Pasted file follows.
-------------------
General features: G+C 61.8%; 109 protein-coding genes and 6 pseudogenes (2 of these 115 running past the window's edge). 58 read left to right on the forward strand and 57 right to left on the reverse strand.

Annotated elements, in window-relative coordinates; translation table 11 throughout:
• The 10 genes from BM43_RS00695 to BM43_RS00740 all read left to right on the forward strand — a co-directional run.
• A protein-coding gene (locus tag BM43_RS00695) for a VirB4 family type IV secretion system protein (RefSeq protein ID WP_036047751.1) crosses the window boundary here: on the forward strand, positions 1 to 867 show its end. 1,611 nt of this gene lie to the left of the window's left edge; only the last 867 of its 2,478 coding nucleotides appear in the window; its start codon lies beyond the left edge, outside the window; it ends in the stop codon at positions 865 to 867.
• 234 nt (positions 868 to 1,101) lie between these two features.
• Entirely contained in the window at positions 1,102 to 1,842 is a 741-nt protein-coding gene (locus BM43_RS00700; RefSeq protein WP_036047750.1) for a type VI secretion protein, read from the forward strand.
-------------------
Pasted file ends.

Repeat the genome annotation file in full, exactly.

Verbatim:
General features: G+C 61.8%; 109 protein-coding genes and 6 pseudogenes (2 of these 115 running past the window's edge). 58 read left to right on the forward strand and 57 right to left on the reverse strand.

Annotated elements, in window-relative coordinates; translation table 11 throughout:
• The 10 genes from BM43_RS00695 to BM43_RS00740 all read left to right on the forward strand — a co-directional run.
• A protein-coding gene (locus tag BM43_RS00695) for a VirB4 family type IV secretion system protein (RefSeq protein ID WP_036047751.1) crosses the window boundary here: on the forward strand, positions 1 to 867 show its end. 1,611 nt of this gene lie to the left of the window's left edge; only the last 867 of its 2,478 coding nucleotides appear in the window; its start codon lies beyond the left edge, outside the window; it ends in the stop codon at positions 865 to 867.
• 234 nt (positions 868 to 1,101) lie between these two features.
• Entirely contained in the window at positions 1,102 to 1,842 is a 741-nt protein-coding gene (locus BM43_RS00700; RefSeq protein WP_036047750.1) for a type VI secretion protein, read from the forward strand.